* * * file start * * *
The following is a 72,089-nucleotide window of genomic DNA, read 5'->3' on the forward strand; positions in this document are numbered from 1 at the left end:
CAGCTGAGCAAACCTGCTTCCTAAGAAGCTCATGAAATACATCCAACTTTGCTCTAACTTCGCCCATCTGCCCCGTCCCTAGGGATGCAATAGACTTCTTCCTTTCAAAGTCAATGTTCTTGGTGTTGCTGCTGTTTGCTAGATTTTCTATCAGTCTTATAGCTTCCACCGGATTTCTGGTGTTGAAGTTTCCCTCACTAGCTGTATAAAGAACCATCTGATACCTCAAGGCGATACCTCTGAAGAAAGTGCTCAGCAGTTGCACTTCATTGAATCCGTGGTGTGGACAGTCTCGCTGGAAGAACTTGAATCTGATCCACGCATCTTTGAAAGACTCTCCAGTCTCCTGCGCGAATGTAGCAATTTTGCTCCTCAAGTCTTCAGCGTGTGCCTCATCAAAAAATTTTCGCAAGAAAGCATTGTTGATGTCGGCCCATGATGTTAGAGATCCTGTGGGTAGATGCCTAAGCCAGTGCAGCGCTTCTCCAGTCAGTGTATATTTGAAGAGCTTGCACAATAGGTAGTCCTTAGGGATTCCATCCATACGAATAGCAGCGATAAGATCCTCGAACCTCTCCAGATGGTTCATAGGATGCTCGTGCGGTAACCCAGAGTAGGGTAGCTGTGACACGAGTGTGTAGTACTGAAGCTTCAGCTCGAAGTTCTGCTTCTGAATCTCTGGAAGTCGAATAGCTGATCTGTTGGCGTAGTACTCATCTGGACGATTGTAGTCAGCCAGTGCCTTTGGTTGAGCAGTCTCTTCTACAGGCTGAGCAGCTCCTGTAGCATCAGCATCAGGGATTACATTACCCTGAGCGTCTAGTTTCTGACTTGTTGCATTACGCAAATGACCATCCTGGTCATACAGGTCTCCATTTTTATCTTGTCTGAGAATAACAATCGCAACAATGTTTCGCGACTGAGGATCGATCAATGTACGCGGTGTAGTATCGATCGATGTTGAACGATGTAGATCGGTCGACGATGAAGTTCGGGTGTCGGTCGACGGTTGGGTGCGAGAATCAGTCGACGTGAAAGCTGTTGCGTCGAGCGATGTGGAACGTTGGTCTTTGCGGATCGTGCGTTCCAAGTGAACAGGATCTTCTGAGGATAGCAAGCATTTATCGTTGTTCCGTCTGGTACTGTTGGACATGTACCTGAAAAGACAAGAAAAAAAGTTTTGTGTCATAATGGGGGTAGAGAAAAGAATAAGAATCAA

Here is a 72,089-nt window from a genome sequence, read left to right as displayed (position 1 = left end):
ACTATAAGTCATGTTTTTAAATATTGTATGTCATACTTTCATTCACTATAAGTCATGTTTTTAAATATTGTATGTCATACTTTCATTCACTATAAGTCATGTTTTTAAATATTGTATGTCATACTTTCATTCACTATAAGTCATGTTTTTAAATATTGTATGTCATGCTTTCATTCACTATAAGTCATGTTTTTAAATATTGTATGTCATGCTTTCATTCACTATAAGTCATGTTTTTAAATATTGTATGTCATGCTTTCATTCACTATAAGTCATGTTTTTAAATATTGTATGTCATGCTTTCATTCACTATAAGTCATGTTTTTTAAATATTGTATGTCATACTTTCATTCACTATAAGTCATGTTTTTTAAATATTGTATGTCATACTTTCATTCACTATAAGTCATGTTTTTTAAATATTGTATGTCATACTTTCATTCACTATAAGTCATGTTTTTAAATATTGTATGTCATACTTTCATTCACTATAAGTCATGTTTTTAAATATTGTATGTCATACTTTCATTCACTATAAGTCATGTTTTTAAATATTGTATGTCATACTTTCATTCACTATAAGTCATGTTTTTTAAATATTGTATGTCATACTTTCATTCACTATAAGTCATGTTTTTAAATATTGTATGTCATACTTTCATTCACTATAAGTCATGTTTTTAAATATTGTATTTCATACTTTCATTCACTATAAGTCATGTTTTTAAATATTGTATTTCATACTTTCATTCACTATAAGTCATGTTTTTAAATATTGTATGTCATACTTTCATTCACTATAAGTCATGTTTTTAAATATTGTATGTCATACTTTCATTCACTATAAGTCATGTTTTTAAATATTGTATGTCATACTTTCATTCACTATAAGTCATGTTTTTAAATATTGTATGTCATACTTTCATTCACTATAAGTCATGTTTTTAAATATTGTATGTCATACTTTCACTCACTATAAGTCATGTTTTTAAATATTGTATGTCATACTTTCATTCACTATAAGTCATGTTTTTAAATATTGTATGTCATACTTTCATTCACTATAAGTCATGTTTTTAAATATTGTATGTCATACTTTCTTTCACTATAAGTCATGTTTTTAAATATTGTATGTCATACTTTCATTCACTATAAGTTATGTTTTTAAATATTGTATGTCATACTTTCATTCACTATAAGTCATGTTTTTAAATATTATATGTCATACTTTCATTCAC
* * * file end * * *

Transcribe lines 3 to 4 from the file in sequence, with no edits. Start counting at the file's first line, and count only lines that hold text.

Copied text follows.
Here is a 72,089-nt window from a genome sequence, read left to right as displayed (position 1 = left end):
ACTATAAGTCATGTTTTTAAATATTGTATGTCATACTTTCATTCACTATAAGTCATGTTTTTAAATATTGTATGTCATACTTTCATTCACTATAAGTCATGTTTTTAAATATTGTATGTCATACTTTCATTCACTATAAGTCATGTTTTTAAATATTGTATGTCATGCTTTCATTCACTATAAGTCATGTTTTTAAATATTGTATGTCATGCTTTCATTCACTATAAGTCATGTTTTTAAATATTGTATGTCATGCTTTCATTCACTATAAGTCATGTTTTTAAATATTGTATGTCATGCTTTCATTCACTATAAGTCATGTTTTTTAAATATTGTATGTCATACTTTCATTCACTATAAGTCATGTTTTTTAAATATTGTATGTCATACTTTCATTCACTATAAGTCATGTTTTTTAAATATTGTATGTCATACTTTCATTCACTATAAGTCATGTTTTTAAATATTGTATGTCATACTTTCATTCACTATAAGTCATGTTTTTAAATATTGTATGTCATACTTTCATTCACTATAAGTCATGTTTTTAAATATTGTATGTCATACTTTCATTCACTATAAGTCATGTTTTTTAAATATTGTATGTCATACTTTCATTCACTATAAGTCATGTTTTTAAATATTGTATGTCATACTTTCATTCACTATAAGTCATGTTTTTAAATATTGTATTTCATACTTTCATTCACTATAAGTCATGTTTTTAAATATTGTATTTCATACTTTCATTCACTATAAGTCATGTTTTTAAATATTGTATGTCATACTTTCATTCACTATAAGTCATGTTTTTAAATATTGTATGTCATACTTTCATTCACTATAAGTCATGTTTTTAAATATTGTATGTCATACTTTCATTCACTATAAGTCATGTTTTTAAATATTGTATGTCATACTTTCATTCACTATAAGTCATGTTTTTAAATATTGTATGTCATACTTTCACTCACTATAAGTCATGTTTTTAAATATTGTATGTCATACTTTCATTCACTATAAGTCATGTTTTTAAATATTGTATGTCATACTTTCATTCACTATAAGTCATGTTTTTAAATATTGTATGTCATACTTTCTTTCACTATAAGTCATGTTTTTAAATATTGTATGTCATACTTTCATTCACTATAAGTTATGTTTTTAAATATTGTATGTCATACTTTCATTCACTATAAGTCATGTTTTTAAATATTATATGTCATACTTTCATTCAC